The analysis of international law and transitional justice frameworks that Catherine O’Rourke produces is then usefully underpinned by understanding of what she describes as the ‘local fit’ of transitional justice frameworks. That is, through her empirical research she concretely engages with domestic state examples, acknowledging and incorporating further recommendations that respond to the different meanings and pressures placed on transitional justice processes in specific contexts.Her conclusions transcend the three case studies and allow her neatly to theorise the role and ‘fit’ of local women’s organising, local understandings of gender, and the specifics of the particular conflict. In particular, she alerts the reader to the selective uptake of international human rights law and how this often ‘fits’ into the existing gendered dimensions of both conflict and community. As a result, the link between private harms and public violence is a story that needs to be told continually, and needs the attenuated focus of international institutions. Not surprisingly, it is local actors who are best placed to contribute – to recognise and challenge the perpetuation of past gendered harms in transitional processes. For the author, this also requires, similtaneously, a stronger flow of internationally derived gender-sensitive standards in order to build a robust, local, gender-sensitive transitional justice process.

On some levels, Catherine O’Rourke’s thinking is in line with existing feminist analysis within contemporary transitional justice scholarship. It is, however, her description of gendered harm as constituted within a larger ‘web of gender-based harms’ (p. 37) that is the central innovation and contribution of this text. The web of harms alerts us to the existence of both legal, publicly recognised harms, and non-legal categories of harms, that interconnect to gender the nature of post-conflict risk and trauma. Catherine O’Rourke’s case studies then demonstrate the nuances that exist when we look for the web of harms, and the way in which private harms are produced, condoned, and perpetrated in a relationship with public violence. In the same way, attempts to provide truth or justice around the memory of public harms has, as necessity, a further need for inquiry into the private harms that accompanied political violence. This may centre on women’s reproductive rights, on the safety of the home, or the capacity for public institutions to investigate and respond to gender harms. The web of harms model then requires attention to be paid to international dimensions, rights, and responsibilities, as well as the local fit, to be fully apprehended and comprehended.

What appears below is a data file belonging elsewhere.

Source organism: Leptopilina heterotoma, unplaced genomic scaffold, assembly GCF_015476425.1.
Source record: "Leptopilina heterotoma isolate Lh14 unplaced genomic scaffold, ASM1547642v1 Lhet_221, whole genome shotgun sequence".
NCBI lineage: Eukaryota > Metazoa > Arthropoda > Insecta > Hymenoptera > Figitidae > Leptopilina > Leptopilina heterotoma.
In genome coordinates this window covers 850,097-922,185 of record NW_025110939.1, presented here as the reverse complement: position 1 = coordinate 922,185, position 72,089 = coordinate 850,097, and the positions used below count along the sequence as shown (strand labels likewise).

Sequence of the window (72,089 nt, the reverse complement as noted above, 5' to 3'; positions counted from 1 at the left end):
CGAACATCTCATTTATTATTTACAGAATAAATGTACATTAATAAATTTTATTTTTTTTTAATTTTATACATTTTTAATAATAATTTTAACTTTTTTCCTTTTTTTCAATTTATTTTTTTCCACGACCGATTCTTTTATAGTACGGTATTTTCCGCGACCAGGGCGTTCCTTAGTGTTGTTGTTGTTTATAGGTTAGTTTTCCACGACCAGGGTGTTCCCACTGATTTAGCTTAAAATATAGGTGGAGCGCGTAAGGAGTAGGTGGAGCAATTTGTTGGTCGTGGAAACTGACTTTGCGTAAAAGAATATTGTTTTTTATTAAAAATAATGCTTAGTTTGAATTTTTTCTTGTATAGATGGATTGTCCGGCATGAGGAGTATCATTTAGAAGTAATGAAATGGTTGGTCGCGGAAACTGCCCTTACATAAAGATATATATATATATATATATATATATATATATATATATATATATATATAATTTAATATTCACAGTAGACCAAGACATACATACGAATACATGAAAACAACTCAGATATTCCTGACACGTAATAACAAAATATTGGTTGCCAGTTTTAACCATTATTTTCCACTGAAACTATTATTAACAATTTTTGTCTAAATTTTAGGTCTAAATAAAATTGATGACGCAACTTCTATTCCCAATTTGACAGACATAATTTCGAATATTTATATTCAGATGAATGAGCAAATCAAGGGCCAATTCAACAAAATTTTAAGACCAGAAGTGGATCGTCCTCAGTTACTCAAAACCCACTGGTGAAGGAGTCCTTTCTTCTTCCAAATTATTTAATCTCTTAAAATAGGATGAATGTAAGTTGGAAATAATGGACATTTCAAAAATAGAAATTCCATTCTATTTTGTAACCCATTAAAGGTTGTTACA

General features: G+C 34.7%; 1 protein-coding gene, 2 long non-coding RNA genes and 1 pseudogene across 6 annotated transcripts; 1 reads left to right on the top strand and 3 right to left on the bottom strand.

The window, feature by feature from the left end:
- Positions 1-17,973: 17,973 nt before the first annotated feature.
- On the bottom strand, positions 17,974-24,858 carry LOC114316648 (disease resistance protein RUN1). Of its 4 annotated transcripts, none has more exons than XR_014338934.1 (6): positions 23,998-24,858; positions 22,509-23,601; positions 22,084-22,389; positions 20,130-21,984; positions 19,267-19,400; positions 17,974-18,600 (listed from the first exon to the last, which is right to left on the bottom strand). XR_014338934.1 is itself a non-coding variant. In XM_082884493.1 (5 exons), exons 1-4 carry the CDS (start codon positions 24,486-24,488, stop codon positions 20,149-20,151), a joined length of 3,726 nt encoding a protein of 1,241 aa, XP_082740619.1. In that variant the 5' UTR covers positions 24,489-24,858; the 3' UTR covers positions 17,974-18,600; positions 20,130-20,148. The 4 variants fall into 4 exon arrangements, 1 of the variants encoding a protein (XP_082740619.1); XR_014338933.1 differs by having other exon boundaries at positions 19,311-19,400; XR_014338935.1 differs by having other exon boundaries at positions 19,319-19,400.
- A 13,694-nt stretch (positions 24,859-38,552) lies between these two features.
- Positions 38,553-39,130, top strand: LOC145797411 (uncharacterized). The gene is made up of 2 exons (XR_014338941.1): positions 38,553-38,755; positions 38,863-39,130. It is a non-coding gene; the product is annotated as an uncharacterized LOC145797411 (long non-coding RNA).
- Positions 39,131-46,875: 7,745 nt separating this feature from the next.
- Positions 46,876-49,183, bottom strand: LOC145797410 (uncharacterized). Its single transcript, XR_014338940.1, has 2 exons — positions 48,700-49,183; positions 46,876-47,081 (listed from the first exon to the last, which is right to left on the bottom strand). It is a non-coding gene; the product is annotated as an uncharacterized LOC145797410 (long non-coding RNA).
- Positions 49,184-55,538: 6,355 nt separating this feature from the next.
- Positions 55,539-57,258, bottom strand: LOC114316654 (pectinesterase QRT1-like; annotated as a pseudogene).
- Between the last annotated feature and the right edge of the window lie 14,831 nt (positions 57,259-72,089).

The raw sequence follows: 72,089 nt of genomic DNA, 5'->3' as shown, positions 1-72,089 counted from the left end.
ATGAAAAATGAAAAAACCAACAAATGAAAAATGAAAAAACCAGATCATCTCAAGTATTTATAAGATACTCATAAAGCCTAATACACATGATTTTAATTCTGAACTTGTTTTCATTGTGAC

Alongside these concrete contributions to the field of transitional justice, I found the interweaving of empirical data and conceptual/analytical material a timely reminded of the need in feminist methodologies to attend to the range of knowledge production and the representation of women’s voices within our academic stories. This is a satisfying book and a welcome contribution to the literature that I will re-visit again and again.

Review ©2014 Gina Heathcote, SOAS, University of London, UK
Gender Politics in Transitional Justice is published by Routledge
Review originally published in Gender & Development 22.1 (2014)